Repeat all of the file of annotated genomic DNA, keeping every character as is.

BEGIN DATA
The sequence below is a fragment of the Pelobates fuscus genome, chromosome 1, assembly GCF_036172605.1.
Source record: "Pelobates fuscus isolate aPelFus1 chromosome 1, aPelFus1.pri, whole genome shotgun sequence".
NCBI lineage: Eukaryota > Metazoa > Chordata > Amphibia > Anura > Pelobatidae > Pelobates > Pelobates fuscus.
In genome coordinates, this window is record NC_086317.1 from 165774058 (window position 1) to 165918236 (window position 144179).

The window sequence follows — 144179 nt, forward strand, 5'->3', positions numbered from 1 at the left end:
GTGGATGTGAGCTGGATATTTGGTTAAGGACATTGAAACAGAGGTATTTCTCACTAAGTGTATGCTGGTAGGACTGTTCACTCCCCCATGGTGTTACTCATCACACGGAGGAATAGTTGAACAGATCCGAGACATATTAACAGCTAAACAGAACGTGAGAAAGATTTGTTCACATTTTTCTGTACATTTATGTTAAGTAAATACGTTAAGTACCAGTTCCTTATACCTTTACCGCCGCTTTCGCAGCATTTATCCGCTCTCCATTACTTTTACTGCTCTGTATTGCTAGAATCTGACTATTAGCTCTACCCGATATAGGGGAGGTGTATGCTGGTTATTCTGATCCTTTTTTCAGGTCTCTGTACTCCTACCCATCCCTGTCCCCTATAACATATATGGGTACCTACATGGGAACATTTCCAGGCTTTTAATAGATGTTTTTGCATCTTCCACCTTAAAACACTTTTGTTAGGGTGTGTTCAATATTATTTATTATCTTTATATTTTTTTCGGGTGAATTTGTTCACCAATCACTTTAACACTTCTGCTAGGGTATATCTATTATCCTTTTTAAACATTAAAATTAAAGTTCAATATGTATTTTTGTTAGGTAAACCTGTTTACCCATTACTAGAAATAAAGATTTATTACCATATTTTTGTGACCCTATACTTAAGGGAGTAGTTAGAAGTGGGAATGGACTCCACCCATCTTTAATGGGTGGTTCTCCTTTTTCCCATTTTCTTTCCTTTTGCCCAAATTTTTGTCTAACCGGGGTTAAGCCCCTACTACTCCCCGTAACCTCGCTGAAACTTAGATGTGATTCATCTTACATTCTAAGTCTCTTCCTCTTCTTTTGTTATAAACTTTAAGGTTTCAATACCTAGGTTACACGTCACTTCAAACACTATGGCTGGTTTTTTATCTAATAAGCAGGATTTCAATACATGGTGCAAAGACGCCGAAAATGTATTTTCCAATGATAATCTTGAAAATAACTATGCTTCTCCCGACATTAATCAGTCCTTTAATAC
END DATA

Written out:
The sequence below is a fragment of the Pelobates fuscus genome, chromosome 1, assembly GCF_036172605.1.
Source record: "Pelobates fuscus isolate aPelFus1 chromosome 1, aPelFus1.pri, whole genome shotgun sequence".
NCBI lineage: Eukaryota > Metazoa > Chordata > Amphibia > Anura > Pelobatidae > Pelobates > Pelobates fuscus.
In genome coordinates, this window is record NC_086317.1 from 165774058 (window position 1) to 165918236 (window position 144179).

The window sequence follows — 144179 nt, forward strand, 5'->3', positions numbered from 1 at the left end:
GTGGATGTGAGCTGGATATTTGGTTAAGGACATTGAAACAGAGGTATTTCTCACTAAGTGTATGCTGGTAGGACTGTTCACTCCCCCATGGTGTTACTCATCACACGGAGGAATAGTTGAACAGATCCGAGACATATTAACAGCTAAACAGAACGTGAGAAAGATTTGTTCACATTTTTCTGTACATTTATGTTAAGTAAATACGTTAAGTACCAGTTCCTTATACCTTTACCGCCGCTTTCGCAGCATTTATCCGCTCTCCATTACTTTTACTGCTCTGTATTGCTAGAATCTGACTATTAGCTCTACCCGATATAGGGGAGGTGTATGCTGGTTATTCTGATCCTTTTTTCAGGTCTCTGTACTCCTACCCATCCCTGTCCCCTATAACATATATGGGTACCTACATGGGAACATTTCCAGGCTTTTAATAGATGTTTTTGCATCTTCCACCTTAAAACACTTTTGTTAGGGTGTGTTCAATATTATTTATTATCTTTATATTTTTTTCGGGTGAATTTGTTCACCAATCACTTTAACACTTCTGCTAGGGTATATCTATTATCCTTTTTAAACATTAAAATTAAAGTTCAATATGTATTTTTGTTAGGTAAACCTGTTTACCCATTACTAGAAATAAAGATTTATTACCATATTTTTGTGACCCTATACTTAAGGGAGTAGTTAGAAGTGGGAATGGACTCCACCCATCTTTAATGGGTGGTTCTCCTTTTTCCCATTTTCTTTCCTTTTGCCCAAATTTTTGTCTAACCGGGGTTAAGCCCCTACTACTCCCCGTAACCTCGCTGAAACTTAGATGTGATTCATCTTACATTCTAAGTCTCTTCCTCTTCTTTTGTTATAAACTTTAAGGTTTCAATACCTAGGTTACACGTCACTTCAAACACTATGGCTGGTTTTTTATCTAATAAGCAGGATTTCAATACATGGTGCAAAGACGCCGAAAATGTATTTTCCAATGATAATCTTGAAAATAACTATGCTTCTCCCGACATTAATCAGTCCTTTAATAC